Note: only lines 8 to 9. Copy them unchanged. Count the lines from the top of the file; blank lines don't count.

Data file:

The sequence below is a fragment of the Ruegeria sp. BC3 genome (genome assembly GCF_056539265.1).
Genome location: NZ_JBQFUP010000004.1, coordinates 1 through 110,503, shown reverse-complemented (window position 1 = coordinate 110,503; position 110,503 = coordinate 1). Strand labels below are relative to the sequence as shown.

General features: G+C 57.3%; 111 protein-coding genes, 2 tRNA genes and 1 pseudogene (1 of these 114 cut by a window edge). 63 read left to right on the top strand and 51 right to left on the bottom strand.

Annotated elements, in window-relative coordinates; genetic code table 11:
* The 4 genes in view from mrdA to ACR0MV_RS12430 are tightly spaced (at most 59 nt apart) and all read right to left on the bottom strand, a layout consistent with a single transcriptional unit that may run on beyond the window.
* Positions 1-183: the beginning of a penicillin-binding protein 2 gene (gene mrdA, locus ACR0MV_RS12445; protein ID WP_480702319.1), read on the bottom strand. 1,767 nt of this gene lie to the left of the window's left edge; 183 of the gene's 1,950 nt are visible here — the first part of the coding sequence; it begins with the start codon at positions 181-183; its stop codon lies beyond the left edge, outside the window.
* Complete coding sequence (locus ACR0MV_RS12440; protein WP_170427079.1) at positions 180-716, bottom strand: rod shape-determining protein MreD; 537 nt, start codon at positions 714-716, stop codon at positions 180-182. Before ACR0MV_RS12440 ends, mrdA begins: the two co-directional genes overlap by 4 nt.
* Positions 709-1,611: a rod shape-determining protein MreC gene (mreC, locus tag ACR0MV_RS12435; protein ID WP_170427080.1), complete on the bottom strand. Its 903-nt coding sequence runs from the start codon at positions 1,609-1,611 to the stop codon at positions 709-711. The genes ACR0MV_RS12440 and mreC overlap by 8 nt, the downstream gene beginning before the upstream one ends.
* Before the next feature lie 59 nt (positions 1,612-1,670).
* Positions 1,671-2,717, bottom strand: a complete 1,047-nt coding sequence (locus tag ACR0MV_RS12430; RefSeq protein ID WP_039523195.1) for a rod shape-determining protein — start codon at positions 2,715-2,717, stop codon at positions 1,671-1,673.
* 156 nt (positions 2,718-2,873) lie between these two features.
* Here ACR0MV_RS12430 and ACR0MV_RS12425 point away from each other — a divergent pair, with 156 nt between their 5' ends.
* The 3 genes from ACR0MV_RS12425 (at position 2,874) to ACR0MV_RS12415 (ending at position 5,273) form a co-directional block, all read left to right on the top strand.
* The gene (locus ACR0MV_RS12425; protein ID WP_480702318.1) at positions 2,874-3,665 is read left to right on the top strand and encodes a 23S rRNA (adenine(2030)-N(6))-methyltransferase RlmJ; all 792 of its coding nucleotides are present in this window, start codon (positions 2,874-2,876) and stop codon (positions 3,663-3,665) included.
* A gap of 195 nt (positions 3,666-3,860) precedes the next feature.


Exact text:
* Positions 709-1,611: a rod shape-determining protein MreC gene (mreC, locus tag ACR0MV_RS12435; protein ID WP_170427080.1), complete on the bottom strand. Its 903-nt coding sequence runs from the start codon at positions 1,609-1,611 to the stop codon at positions 709-711. The genes ACR0MV_RS12440 and mreC overlap by 8 nt, the downstream gene beginning before the upstream one ends.
* Before the next feature lie 59 nt (positions 1,612-1,670).